As a result, the problem of the smallest companies generating low revenue (from which a small amount remains in the owner’s pocket having paid all due public levies) remains valid. The key advantage of the concept promoted by the Union is it being a systemic solution. Henceforth, we believe that the minimum plan is to resign from the time restriction on the “small ZUS plus”. Ultimately, one should strive to implement the original idea to regulate “small business”, so that the smallest entities can settle accounts in a simple way, and their burden is directly dependent on the revenue generated. The rate of such a tax should come up to approximately 20%. For a considerable part of the smallest enterprises, this will be a lower total burden than the cumulative amounts of social security and personal income tax contributions.
2) Minimum wage abolition in micro-enterprises
Despite the fact that the labour market has coped relatively well with the problems caused by the coronavirus epidemic, the first obvious signs of its weakening condition are already visible. Unemployment registered in January reached the level of 6.5%, the highest in several years. The number of new job offers is also gradually decreasing. In the autumn of 2020, their number was on average over 25% lower than the year before.
It might be worth to emphasise the fact of partial regionalisation of the problem of unemployment, resulting from, among others, a relatively stronger impact of the pandemic on, for example, resorts. For instance, in the Kołobrzeg poviat, the registered unemployment rate increased due to the pandemic threefold (sic!).
One also has to note that industries subject to restrictions (food services, hotels, pubs, cultural institutions etc.) are sectors in which a significant part of youth, including students, traditionally gain their first working experience. Layoffs resulting from, for example, an administrative ban on conducting business activity are a lot harsher for these employees as it is much more difficult than in normal circumstances to find an alternative job. In the world before the COVID-19 pandemic, a young person starting a career e.g. in a restaurant could easily find other employment in a bar, a cinema or a hotel, if necessary. In the new reality marked by a lockdown, their possibilities are not endless.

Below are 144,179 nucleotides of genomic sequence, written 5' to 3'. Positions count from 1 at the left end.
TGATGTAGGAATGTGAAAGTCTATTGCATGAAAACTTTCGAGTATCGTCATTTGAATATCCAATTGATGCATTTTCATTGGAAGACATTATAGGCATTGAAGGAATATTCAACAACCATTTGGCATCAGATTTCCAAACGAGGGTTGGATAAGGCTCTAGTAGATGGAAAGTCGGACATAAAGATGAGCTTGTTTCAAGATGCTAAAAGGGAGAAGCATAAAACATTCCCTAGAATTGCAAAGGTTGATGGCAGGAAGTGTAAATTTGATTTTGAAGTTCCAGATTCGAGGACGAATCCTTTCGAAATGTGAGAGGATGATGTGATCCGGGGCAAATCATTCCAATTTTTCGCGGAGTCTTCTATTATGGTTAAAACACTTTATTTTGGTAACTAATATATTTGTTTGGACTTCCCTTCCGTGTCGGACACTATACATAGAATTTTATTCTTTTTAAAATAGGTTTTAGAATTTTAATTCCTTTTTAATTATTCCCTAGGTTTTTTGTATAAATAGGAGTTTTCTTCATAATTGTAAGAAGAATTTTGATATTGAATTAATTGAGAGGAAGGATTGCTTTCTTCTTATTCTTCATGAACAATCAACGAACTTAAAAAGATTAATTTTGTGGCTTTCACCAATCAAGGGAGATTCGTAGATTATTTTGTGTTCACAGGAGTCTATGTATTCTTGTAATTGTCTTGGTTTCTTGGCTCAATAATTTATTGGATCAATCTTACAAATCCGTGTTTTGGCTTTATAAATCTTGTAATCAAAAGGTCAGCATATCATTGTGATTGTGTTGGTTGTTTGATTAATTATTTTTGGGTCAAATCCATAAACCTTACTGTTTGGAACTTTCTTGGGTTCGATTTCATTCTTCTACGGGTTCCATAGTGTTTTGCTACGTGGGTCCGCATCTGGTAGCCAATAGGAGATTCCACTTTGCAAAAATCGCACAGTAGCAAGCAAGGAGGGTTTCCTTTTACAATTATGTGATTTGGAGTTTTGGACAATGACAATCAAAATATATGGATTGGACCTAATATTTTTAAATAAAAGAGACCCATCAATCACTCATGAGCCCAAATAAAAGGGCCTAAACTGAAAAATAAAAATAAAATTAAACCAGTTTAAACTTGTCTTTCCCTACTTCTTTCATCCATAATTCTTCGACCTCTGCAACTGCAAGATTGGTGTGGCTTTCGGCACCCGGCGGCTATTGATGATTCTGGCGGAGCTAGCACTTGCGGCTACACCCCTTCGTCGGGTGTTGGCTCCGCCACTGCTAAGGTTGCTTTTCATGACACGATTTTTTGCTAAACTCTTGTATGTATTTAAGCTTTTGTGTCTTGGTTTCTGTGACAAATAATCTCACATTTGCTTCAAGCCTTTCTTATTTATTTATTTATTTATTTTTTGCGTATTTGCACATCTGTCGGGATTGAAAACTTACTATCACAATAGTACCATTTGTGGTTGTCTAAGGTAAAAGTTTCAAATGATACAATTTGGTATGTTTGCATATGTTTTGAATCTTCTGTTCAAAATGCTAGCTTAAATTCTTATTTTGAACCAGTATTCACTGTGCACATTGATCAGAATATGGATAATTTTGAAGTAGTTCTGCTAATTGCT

The conclusions stated above are increasingly often confirmed by experts who claim the coronavirus epidemic affects young people active in terms of work the most. This is an observation not limited to Poland, but valid globally, especially since most countries decided to introduce similar bans or restrictions.
Bearing in mind the arguments listed above, we believe that it is worth putting safety measures in place in order to mitigate the risks for the labour market resulting from the difficult situation caused by the pandemic. Presently, many entrepreneurs still keep jobs, contrary to the economic calculation. It will not be long, however, before ruthless calculation will force them to cut jobs, and this may rapidly affect industries whose activities are limited. As a consequence, a return to double-digit unemployment rates unseen in Poland for years is possible. In circumstance like those, it would be difficult for young (inexperienced) and low-skilled people to find employment.
To prevent this scenario from happening, we propose a bold move to be considered: the introduction of a threshold based on enterprise size, from which the minimum wage provisions would apply. To a certain degree, a similar solution exists in the United States, where the federal minimum wage regulations apply to companies with annual revenues exceeding USD 500,000. In Poland, the starting point of reference could be micro-entrepreneurs. The discussion on the threshold beyond which an entrepreneur would be bound by the provisions regulating the minimum wage, however, should remain open.
To sum up, the Union of Entrepreneurs and Employers would like to emphasise that the pandemic may lead to the collapse of micro-entrepreneurship in Poland. It is difficult to evaluate the scale of this phenomenon or its duration at this very moment, but there is no doubt that a proposal to introduce a regulatory support programme for micro-enterprises is a justified course of action in order for them to survive this difficult time and to recover after the epidemic. We believe that both concepts presented above: the return to the idea of “small business” and the exemption of the smallest of companies from the scope of the provisions regulating the minimum wage, have the potential to serve this purpose.